ddr memory speed and mainboard question

Discussion in 'Computer Information' started by paul gregory, Sep 30, 2005.

  1. paul gregory

    paul gregory Guest

    Hi everyone,
    I just upgraded my computer using an ecs mainboard with 800 mhz frontside
    bus and pentium 4 2.66 Ghz processor. Yay for me, works lovely.
    Heres a funny question though. I've not stayed up to date with computer
    tech speks, so this is gonna sound stupid to a lot of you. sorry bout that.
    The docs for my computer say my board supports ddr sdram running at 266,
    333, and 400 mhz. I forget all the pc2700, pc2100, or pcWhatever numbers,
    cause it don't matter, the speed rating is on the ram when ya buy it.
    Anyway, on a hunch, (and a lean wallet), I installed my ddr sdram running
    at 133 mhz, and it works fine, but seems a bit slow. (DUHHHHH) yes, i know,
    i know.
    Anyway, if I understand ddr sdram correctly, that should mean Im pushing
    data on my system at 266 mhz, (133 up, 133 down). And it should also mean,
    to me, that if I upgrade my ddr sdram to 400 mhz, I'll be using the full
    support of my boards features, and will be pushing data at 800 mhz, based on
    the same principles, which will let my drives and all else communicate and
    work faster with the cpu and memory.
    Then the second question is, will it have any impact on my video, which is
    an agp video card, which, if I understand correctly, communicates directly
    with the cpu through the agp port.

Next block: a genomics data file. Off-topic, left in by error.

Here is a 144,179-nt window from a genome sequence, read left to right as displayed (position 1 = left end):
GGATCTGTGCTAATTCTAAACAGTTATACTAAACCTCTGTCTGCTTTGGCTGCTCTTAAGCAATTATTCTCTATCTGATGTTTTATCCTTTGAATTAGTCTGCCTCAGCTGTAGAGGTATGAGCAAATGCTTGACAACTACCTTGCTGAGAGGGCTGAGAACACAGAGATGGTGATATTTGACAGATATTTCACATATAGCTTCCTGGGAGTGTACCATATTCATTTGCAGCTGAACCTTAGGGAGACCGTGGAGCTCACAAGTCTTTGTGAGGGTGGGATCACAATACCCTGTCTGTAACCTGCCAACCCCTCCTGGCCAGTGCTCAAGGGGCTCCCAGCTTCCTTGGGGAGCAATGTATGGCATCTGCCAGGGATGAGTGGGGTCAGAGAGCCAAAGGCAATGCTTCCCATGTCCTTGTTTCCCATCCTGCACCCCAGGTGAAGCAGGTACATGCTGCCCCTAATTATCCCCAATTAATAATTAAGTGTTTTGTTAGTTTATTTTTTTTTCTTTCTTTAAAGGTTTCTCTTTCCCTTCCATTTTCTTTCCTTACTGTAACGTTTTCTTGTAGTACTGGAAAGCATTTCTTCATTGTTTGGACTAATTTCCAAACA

Am I stupid, or did I get any of this right? Thanks, have fun with this
    one.
    Paul Gregory
    paul gregory, Sep 30, 2005
    #1
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  2. paul gregory

    derek / nul Guest

    On Fri, 30 Sep 2005 20:35:19 GMT, "paul gregory" <>
    wrote:

    >Hi everyone,
    > I just upgraded my computer using an ecs mainboard with 800 mhz frontside
    >bus and pentium 4 2.66 Ghz processor. Yay for me, works lovely.
    > Heres a funny question though. I've not stayed up to date with computer
    >tech speks, so this is gonna sound stupid to a lot of you. sorry bout that.
    > The docs for my computer say my board supports ddr sdram running at 266,
    >333, and 400 mhz. I forget all the pc2700, pc2100, or pcWhatever numbers,
    >cause it don't matter, the speed rating is on the ram when ya buy it.
    > Anyway, on a hunch, (and a lean wallet), I installed my ddr sdram running
    >at 133 mhz, and it works fine, but seems a bit slow. (DUHHHHH) yes, i know,
    >i know.
    > Anyway, if I understand ddr sdram correctly, that should mean Im pushing
    >data on my system at 266 mhz, (133 up, 133 down).


    No, memory accesses are on each transition of the clock pulses.

    > And it should also mean,
    >to me, that if I upgrade my ddr sdram to 400 mhz, I'll be using the full
    >support of my boards features, and will be pushing data at 800 mhz, based on
    >the same principles, which will let my drives and all else communicate and
    >work faster with the cpu and memory.


    Not quite

    > Then the second question is, will it have any impact on my video, which is
    >an agp video card, which, if I understand correctly, communicates directly
    >with the cpu through the agp port.


    The video card talks directly to memory, not the cpu.